We have another question to answer! The set up for the question is a bit lengthy, but I'm sharing it all with you so you have all the information I have.
I've been having issues with my dog when we go on walks for a long time
now and I'm hoping to get some advice. She's a 7 year old
chihuahua/jack?/mystery dog mix. She's spayed, and weighs 11 pounds. At
home she's always been sweet, she's good for the vet, does well with
familiar dogs, and will eagerly make friends with new dogs as long as
they come over to our place first. When she was a puppy she was
terrified to go on walks, she'd freeze and I'd have to coax her along.
She'd always shake and want me to carry her when we'd go to the dog
park. Right around when she hit a year she started going berserk
whenever she'd see a strange dog during our walks. When my husband takes
her, or she's with one of my friends when we're out of town she does
better...but with me she goes crazy.
Unfortunately we live in a busy
part of a city that has a high population of dog owners, which has
turned into her getting pad trained and not walked as often as she
should. Recently one of my friends that lives in the same building has
been taking her out. For awhile it sounded like she was doing OK, but it
turns out she was flipping out on other dogs with her too, and getting
picked up. Now she tries to get my friend to pick her up about half of
the time when she sees another dog, and if I'm there...she'll stay in
full on attack mode until the other dog is out of sight. The last three
times my friend took her out, from what I was told, she's started
jumping up at strangers and play nipping at their clothes. She's really
bouncy, and when we play she'll jump and play nip. But, I'm worried that
something might happen so shes no longer going with the friend. I
suspect that the issue is her being protective of me (and now my
friend), and not getting enough exercise because of the aggressive
behavior. What should I do?
This is a great question, and it's a common problem, particularly with small dogs, as they tend to show a bit of a Napoleon complex. In addition, it seems like she may show signs of under-socialization. So, what are some things you can do?
1) Stop picking her up.
It's very common for the owner of a small dog to try to calm their dog by picking her up and soothing her. The problem is, this doesn't actually calm the dog. Rather it teaches her that acting in such a manner will get her hugs and snuggles (praise, if you will). It will actually amp up her behavior as she searches for more ways to get your attention.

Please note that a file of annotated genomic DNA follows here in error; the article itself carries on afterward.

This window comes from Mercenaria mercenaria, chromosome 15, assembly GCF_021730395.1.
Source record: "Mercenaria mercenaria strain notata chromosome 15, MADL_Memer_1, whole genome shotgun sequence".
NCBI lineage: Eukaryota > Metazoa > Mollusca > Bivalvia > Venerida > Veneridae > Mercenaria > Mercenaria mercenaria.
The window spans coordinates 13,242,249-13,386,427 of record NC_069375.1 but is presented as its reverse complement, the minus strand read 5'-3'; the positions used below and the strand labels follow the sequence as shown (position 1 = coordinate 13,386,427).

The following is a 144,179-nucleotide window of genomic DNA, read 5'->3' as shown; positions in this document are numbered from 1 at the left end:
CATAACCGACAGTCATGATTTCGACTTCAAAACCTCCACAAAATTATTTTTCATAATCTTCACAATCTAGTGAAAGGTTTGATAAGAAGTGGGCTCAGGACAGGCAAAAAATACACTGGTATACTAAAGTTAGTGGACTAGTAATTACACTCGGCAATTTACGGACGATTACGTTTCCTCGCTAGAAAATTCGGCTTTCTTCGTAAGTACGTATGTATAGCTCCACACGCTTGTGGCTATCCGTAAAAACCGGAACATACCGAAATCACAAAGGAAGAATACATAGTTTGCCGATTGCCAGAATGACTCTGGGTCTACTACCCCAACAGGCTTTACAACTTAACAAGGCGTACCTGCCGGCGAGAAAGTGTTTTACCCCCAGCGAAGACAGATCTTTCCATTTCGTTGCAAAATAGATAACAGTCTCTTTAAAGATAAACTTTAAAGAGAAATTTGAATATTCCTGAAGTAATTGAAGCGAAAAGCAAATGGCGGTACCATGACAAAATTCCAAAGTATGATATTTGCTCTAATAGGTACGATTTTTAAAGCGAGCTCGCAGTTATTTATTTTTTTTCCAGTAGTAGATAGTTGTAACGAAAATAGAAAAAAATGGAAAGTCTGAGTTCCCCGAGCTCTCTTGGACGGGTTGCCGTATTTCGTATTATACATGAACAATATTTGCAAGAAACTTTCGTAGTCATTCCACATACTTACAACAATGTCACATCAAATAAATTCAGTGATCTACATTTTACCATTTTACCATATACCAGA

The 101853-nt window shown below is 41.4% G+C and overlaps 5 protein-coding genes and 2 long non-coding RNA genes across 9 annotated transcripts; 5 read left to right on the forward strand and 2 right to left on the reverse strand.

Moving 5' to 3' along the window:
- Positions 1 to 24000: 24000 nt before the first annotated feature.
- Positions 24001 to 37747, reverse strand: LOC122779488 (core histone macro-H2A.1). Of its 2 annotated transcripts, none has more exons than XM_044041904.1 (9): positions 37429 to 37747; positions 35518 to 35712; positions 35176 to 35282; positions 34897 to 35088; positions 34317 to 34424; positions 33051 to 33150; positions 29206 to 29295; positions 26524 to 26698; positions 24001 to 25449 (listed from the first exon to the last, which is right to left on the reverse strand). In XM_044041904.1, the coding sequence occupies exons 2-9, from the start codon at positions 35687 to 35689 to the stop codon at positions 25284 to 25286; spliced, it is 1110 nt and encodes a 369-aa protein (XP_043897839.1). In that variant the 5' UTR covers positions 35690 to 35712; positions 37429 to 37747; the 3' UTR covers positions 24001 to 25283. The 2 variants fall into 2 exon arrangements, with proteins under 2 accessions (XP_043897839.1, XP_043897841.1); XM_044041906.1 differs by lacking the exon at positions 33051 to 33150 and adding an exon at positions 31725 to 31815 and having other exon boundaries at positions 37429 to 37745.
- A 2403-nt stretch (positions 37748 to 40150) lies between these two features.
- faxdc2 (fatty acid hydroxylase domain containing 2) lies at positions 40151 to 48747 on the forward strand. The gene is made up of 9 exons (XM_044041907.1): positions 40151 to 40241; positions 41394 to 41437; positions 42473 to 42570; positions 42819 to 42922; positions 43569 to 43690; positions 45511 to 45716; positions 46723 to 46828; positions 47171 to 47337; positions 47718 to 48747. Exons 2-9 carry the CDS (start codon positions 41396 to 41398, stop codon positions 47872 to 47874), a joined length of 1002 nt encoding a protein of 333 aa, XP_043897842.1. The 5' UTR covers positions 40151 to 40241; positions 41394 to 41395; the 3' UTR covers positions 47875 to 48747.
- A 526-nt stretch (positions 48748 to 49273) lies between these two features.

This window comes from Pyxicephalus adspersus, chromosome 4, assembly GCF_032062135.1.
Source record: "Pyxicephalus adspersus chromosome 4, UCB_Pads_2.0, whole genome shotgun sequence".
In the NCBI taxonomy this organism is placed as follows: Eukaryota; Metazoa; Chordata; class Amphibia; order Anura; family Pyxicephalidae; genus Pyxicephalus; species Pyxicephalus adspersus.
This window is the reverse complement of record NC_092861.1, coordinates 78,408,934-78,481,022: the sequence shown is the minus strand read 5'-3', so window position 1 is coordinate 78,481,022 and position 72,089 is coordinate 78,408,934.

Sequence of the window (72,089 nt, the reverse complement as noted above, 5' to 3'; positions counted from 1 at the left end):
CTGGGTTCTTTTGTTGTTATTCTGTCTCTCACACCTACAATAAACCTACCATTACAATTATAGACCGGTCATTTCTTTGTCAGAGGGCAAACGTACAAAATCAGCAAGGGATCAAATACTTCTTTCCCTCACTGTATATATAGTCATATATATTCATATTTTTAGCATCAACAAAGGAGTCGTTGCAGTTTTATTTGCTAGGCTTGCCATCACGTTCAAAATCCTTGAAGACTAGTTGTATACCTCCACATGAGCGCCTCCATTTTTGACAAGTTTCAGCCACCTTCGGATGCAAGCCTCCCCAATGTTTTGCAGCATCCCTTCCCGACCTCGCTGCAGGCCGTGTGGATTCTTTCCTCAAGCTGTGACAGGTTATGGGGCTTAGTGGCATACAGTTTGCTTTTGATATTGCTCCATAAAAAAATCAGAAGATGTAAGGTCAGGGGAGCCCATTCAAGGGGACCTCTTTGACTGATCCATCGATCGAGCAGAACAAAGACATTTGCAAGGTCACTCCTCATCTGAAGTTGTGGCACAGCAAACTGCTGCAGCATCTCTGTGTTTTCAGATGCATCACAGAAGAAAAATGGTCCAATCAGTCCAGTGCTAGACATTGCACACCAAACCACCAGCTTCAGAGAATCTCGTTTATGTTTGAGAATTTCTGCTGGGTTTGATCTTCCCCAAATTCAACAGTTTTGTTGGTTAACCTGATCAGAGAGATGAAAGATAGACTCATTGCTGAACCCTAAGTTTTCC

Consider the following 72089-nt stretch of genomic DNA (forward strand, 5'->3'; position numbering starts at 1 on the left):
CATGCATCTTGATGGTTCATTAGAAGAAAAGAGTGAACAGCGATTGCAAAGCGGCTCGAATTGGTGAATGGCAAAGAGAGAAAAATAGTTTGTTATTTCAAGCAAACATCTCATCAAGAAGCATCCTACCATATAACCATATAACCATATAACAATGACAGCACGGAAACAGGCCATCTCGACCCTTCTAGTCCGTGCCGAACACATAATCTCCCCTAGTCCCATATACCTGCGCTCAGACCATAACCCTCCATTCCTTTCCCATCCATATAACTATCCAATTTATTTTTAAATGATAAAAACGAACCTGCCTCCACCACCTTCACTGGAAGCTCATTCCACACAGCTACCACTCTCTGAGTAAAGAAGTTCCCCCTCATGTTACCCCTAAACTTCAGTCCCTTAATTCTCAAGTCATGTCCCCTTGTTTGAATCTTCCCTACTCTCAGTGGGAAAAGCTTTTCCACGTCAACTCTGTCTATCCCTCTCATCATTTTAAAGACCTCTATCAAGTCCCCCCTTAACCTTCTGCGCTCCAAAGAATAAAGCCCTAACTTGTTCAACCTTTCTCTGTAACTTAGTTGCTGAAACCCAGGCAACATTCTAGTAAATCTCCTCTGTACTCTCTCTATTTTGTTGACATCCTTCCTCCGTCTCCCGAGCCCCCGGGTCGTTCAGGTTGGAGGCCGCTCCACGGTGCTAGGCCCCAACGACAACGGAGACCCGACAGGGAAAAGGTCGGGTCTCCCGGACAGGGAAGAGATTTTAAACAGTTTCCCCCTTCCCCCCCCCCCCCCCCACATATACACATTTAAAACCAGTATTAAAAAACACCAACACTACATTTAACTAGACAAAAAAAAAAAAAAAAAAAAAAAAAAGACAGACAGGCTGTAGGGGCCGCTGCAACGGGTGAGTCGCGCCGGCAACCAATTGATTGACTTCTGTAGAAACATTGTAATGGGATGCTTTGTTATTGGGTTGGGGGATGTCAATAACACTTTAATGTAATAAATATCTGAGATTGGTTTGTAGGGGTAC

2) Teach her a command.
I'd start with teaching her a good heel command. Really, any command could work, but the heel command is probably your best bet.
3) Tell her what you want her to do, NOT what you don't want her to do.
Most people make the mistake of yelling at or trying to shush their dogs when they start barking. The problem with this is that 1) your dog has no idea what you're telling her to do, and 2) even if she does understand "no" she won't understand why. So, it's better to teach your dog a command (like the heel mentioned above) and then use that command when approaching stressful situations. By rewarding your dog when she does the command you've taught her your teaching her that following you will earn her good things.
4) Slowly introduce her to other dogs / distractions.
Don't just throw her into a long walk with huge distractions, and don't expect her to be perfect right off the bat with another wild and crazy dog. Introduce, under control, to a calm, obedient dog. Practice that a few times, then step up to a slightly less-trained dog. Next, have an untrained, calm dog. Keep stepping it up until you reach that crazy, hyper dog test. Through each step, expect her to follow the command(s) you've taught her and reward her for doing so.
5) Consult a Trainer
Whether it seems like it a lot, the steps I just set forth can be quite overwhelming. You may find yourself asking things like, "Am I doing this right?" "Is this command good enough?" "Are we introducing her to the right kinds of dogs?" If in doubt, set up a meeting with a local trainer. Many offer free consultations or at least cheap consultations. A great many also offer walking sessions where you can learn to walk with other dogs (a great source for when you are well into step 4). Don't be afraid to seek the advice of a professional. That's what we're here for!
I hope this helps to answer your question. I do have one last tip, though. Don't concern yourself over what others are thinking. The number one worry I see in people who have barking / aggressive / excited dogs is what others must think of them. The only thing you should be worried about is your dog. By worrying about anything else you are doing your dog and yourself a HUGE disservice. Good luck!